Friday, November 05, 2010

Forget merit pay - fund innovation instead

The notion of tying teacher pay to student performance of any type makes me sick all the way out to my fingers and toes. People do irrational things all the time for money-merit pay is destined to create a culture of unethical behavior in schools that fall for this. However, I think money can be used to directly fund and support teacher innovation in all sorts of interesting and meaningful ways.

Instead of merit pay to teachers in exchange for student performance on standardized tests, what if we were to do the following types of things:

1. Fund teachers to write open source texts for the CK12 Flexbook project.

2. Fund teachers to participate in professional learning communities on topics of interest.

3. Fund teachers to go to conferences. Fund teachers to create conference learning opportunities for their own school or district.

4. Fund teachers to participate in free online learning opportunities.

5. Fund teachers to take online courses. And then fund them to create their own online courses with the explicit understanding that the materials would be fully licensed in the Creative Commons as open educational resources available to all.

6. Fund teachers to travel to a place where they can have an experience that will help them become better teachers.

7. Fund teachers to work on special projects with students after school and on the weekends.

8. Fund teachers to engage in regular professional growth and learning.

9. Fund teachers for developing their own professional portfolios online.  And then fund teachers who are interested in building portfolio assessment experiences for students.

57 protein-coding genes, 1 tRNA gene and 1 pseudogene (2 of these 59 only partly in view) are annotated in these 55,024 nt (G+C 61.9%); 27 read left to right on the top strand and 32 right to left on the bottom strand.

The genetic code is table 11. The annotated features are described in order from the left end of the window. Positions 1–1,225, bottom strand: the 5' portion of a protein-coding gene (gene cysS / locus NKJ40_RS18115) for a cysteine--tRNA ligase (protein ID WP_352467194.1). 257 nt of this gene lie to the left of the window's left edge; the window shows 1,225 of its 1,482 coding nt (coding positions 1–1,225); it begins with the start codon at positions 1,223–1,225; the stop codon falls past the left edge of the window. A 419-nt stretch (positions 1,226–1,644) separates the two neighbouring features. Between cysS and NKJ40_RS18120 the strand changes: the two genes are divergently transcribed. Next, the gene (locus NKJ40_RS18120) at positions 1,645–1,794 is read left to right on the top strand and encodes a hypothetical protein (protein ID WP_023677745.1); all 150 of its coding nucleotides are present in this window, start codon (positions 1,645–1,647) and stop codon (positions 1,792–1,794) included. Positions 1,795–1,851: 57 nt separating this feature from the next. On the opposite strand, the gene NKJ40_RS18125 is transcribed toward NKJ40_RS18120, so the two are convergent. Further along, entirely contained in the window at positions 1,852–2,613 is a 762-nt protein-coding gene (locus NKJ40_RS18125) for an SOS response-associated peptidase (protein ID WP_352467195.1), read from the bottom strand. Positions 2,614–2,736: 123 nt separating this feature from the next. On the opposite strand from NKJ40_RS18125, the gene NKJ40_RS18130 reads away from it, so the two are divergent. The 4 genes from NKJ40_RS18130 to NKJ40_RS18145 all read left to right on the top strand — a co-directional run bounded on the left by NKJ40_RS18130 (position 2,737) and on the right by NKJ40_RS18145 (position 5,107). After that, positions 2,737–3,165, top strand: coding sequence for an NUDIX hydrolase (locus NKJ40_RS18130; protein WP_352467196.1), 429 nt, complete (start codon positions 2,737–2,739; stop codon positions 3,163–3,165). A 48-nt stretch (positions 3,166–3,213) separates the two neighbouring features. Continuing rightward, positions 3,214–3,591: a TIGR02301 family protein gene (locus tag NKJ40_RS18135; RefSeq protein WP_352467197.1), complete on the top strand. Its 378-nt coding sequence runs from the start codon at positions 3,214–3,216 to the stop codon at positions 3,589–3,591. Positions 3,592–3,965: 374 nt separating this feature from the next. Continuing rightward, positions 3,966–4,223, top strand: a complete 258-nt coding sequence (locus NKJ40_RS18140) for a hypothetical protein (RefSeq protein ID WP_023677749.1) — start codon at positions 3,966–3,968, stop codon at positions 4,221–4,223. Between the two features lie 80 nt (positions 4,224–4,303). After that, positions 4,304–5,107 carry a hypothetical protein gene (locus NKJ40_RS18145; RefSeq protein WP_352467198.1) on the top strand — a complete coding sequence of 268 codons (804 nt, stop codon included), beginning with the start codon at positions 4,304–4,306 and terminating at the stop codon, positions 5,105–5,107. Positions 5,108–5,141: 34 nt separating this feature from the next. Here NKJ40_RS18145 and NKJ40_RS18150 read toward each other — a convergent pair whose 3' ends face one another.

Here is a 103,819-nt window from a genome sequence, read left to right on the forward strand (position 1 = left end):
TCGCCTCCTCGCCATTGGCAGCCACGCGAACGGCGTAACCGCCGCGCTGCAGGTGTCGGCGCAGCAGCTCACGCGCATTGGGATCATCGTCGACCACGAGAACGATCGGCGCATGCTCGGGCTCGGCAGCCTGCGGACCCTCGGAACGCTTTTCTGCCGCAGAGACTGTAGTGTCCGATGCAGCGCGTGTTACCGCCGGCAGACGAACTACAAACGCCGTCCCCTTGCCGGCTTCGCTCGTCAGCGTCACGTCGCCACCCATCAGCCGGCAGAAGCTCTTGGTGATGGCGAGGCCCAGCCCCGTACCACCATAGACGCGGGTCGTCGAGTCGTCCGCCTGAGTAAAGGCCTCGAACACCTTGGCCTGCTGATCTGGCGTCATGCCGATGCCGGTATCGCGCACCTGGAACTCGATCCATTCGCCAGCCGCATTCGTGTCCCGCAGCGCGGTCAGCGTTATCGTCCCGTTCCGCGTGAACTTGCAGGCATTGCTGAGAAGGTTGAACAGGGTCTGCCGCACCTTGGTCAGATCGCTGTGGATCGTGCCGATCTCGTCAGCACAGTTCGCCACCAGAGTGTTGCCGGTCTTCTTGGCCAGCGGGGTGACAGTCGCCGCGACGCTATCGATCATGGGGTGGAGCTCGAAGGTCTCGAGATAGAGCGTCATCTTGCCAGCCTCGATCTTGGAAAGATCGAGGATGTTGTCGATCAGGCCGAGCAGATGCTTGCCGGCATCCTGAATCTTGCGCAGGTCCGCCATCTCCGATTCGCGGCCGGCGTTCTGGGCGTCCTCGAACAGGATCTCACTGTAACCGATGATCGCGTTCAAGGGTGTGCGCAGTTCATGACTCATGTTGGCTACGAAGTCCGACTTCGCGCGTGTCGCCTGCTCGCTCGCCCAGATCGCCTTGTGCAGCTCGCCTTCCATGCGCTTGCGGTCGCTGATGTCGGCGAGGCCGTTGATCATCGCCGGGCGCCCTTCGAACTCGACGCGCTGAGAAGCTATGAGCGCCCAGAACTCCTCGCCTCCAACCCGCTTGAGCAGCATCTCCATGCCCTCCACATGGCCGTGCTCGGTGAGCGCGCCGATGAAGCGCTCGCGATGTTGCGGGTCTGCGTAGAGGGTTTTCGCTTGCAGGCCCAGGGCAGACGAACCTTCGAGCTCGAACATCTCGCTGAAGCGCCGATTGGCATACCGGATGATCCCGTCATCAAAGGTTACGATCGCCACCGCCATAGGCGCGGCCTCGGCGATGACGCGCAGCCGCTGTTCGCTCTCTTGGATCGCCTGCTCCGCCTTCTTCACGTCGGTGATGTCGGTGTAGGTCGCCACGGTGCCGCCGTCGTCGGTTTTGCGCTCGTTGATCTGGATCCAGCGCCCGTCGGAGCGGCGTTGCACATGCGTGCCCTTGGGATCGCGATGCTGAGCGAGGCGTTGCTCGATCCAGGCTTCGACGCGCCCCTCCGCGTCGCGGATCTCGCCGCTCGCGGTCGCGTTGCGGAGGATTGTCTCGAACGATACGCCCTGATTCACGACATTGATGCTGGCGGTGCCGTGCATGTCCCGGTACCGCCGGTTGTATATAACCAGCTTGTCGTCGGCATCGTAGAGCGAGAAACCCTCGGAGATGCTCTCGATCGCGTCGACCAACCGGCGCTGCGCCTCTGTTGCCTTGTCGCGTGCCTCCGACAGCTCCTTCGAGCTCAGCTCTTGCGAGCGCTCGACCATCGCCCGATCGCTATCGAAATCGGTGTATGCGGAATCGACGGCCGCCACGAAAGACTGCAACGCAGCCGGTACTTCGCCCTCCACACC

10. Fund teachers for integrating play based learning into the curriculum. 

11. Fund teachers who are interested in connecting their classes with the local community and the world

12. Double the funding for teachers who do any of the above in collaborative teams.

5 comments:

  1. I absolutely love this list. Imagine the possibilities if we were spending money on initiatives like these instead of standardized testing, horrendous text books, overpaid consultants, etc etc. This is a grand slam home run Matt.

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  2. thanks for the comment and kind words, Dave. I just can't get over thinking that we'd be much better off using our scarce funding to support these and other types of innovations. The notion that we fund teachers for student test performance seems wrong and tragic.

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  3. Teachers need time to innovate as well. It often takes thoughtful time to think and create.

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  4. totally agree, Kristin. Maybe the funding could be used for a teaching section reduction of some sort, which would free up time to do some of these activities during the day. Ideally such a reduction would come for a team of teachers to collaborate on some type of meaningful & creative project.

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  5. Totally agree about merit pay, but I'd like to see more examples like 7, 10, and 12 in your list, focused on students. Many independent schools actually do financially reward teachers for working more with students, for example taking on additional co-curricular activities.

    Richard

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